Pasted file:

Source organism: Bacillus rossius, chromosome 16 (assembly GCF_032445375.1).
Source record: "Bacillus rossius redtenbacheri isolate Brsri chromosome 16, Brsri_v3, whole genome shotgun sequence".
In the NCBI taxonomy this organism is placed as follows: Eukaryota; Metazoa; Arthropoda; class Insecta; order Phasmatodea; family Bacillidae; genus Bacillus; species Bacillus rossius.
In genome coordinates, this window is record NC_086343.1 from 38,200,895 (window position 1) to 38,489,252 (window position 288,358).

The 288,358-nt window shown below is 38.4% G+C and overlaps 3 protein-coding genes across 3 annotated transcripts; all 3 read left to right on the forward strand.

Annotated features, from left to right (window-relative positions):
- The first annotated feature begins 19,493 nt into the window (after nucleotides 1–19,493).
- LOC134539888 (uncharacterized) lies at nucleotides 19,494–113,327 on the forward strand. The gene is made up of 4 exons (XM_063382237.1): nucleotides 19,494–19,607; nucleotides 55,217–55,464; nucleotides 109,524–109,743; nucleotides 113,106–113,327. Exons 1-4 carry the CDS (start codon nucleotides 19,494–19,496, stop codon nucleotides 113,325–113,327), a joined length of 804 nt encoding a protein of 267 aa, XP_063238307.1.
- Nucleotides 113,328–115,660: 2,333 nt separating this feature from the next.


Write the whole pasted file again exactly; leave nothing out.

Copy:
Source organism: Bacillus rossius, chromosome 16 (assembly GCF_032445375.1).
Source record: "Bacillus rossius redtenbacheri isolate Brsri chromosome 16, Brsri_v3, whole genome shotgun sequence".
In the NCBI taxonomy this organism is placed as follows: Eukaryota; Metazoa; Arthropoda; class Insecta; order Phasmatodea; family Bacillidae; genus Bacillus; species Bacillus rossius.
In genome coordinates, this window is record NC_086343.1 from 38,200,895 (window position 1) to 38,489,252 (window position 288,358).

The 288,358-nt window shown below is 38.4% G+C and overlaps 3 protein-coding genes across 3 annotated transcripts; all 3 read left to right on the forward strand.

Annotated features, from left to right (window-relative positions):
- The first annotated feature begins 19,493 nt into the window (after nucleotides 1–19,493).
- LOC134539888 (uncharacterized) lies at nucleotides 19,494–113,327 on the forward strand. The gene is made up of 4 exons (XM_063382237.1): nucleotides 19,494–19,607; nucleotides 55,217–55,464; nucleotides 109,524–109,743; nucleotides 113,106–113,327. Exons 1-4 carry the CDS (start codon nucleotides 19,494–19,496, stop codon nucleotides 113,325–113,327), a joined length of 804 nt encoding a protein of 267 aa, XP_063238307.1.
- Nucleotides 113,328–115,660: 2,333 nt separating this feature from the next.